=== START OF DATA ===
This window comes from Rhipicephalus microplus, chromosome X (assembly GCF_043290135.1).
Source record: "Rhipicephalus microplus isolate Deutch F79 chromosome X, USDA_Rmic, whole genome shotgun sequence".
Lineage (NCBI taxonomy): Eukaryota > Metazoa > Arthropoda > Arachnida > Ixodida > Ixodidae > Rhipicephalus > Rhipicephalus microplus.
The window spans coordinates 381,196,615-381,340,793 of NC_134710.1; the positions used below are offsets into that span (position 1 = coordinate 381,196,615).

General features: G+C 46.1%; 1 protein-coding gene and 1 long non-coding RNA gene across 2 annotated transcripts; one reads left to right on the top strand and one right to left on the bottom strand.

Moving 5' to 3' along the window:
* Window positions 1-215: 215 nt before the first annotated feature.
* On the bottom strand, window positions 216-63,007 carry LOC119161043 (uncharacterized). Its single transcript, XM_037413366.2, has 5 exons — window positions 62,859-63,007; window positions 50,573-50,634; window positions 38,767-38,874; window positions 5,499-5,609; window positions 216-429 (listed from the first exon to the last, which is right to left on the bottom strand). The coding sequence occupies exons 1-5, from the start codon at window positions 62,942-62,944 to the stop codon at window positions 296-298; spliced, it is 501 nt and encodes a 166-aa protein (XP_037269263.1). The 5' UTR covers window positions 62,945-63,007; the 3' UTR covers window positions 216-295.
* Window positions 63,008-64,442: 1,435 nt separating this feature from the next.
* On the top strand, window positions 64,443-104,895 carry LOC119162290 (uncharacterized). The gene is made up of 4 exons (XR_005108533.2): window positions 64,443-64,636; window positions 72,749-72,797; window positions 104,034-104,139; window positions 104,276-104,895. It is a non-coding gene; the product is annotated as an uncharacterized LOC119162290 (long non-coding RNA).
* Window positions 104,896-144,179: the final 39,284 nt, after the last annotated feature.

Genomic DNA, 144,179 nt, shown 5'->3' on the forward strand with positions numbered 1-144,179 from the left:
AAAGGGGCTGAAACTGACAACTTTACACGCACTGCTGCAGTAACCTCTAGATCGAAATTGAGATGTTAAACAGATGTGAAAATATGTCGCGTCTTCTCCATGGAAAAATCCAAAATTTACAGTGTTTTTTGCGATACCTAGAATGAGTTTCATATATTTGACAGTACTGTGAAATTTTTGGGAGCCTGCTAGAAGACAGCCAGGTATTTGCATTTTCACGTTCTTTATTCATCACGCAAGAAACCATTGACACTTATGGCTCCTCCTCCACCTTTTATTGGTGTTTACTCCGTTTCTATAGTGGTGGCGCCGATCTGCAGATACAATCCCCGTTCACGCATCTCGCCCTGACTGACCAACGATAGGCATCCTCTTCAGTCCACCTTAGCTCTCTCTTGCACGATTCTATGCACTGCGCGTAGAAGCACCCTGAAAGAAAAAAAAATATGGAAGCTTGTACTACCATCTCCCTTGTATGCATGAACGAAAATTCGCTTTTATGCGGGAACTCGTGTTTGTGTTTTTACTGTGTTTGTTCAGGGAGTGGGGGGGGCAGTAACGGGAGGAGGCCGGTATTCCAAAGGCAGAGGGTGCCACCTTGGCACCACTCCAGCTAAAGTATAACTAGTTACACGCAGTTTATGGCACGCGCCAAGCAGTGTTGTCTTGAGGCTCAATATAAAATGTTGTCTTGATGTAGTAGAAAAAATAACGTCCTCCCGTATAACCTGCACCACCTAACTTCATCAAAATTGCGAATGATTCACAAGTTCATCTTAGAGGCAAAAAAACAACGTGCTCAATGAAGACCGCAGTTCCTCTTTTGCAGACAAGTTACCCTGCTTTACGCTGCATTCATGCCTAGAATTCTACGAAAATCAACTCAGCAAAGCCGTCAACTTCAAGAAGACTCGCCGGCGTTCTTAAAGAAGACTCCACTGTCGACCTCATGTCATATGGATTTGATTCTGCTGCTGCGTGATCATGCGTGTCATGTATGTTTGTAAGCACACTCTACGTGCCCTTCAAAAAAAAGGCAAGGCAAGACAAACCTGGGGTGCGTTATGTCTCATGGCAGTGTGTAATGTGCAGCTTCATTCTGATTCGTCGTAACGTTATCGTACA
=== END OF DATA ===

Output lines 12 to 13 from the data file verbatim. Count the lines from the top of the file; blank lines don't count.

Genomic DNA, 144,179 nt, shown 5'->3' on the forward strand with positions numbered 1-144,179 from the left:
AAAGGGGCTGAAACTGACAACTTTACACGCACTGCTGCAGTAACCTCTAGATCGAAATTGAGATGTTAAACAGATGTGAAAATATGTCGCGTCTTCTCCATGGAAAAATCCAAAATTTACAGTGTTTTTTGCGATACCTAGAATGAGTTTCATATATTTGACAGTACTGTGAAATTTTTGGGAGCCTGCTAGAAGACAGCCAGGTATTTGCATTTTCACGTTCTTTATTCATCACGCAAGAAACCATTGACACTTATGGCTCCTCCTCCACCTTTTATTGGTGTTTACTCCGTTTCTATAGTGGTGGCGCCGATCTGCAGATACAATCCCCGTTCACGCATCTCGCCCTGACTGACCAACGATAGGCATCCTCTTCAGTCCACCTTAGCTCTCTCTTGCACGATTCTATGCACTGCGCGTAGAAGCACCCTGAAAGAAAAAAAAATATGGAAGCTTGTACTACCATCTCCCTTGTATGCATGAACGAAAATTCGCTTTTATGCGGGAACTCGTGTTTGTGTTTTTACTGTGTTTGTTCAGGGAGTGGGGGGGGCAGTAACGGGAGGAGGCCGGTATTCCAAAGGCAGAGGGTGCCACCTTGGCACCACTCCAGCTAAAGTATAACTAGTTACACGCAGTTTATGGCACGCGCCAAGCAGTGTTGTCTTGAGGCTCAATATAAAATGTTGTCTTGATGTAGTAGAAAAAATAACGTCCTCCCGTATAACCTGCACCACCTAACTTCATCAAAATTGCGAATGATTCACAAGTTCATCTTAGAGGCAAAAAAACAACGTGCTCAATGAAGACCGCAGTTCCTCTTTTGCAGACAAGTTACCCTGCTTTACGCTGCATTCATGCCTAGAATTCTACGAAAATCAACTCAGCAAAGCCGTCAACTTCAAGAAGACTCGCCGGCGTTCTTAAAGAAGACTCCACTGTCGACCTCATGTCATATGGATTTGATTCTGCTGCTGCGTGATCATGCGTGTCATGTATGTTTGTAAGCACACTCTACGTGCCCTTCAAAAAAAAGGCAAGGCAAGACAAACCTGGGGTGCGTTATGTCTCATGGCAGTGTGTAATGTGCAGCTTCATTCTGATTCGTCGTAACGTTATCGTACA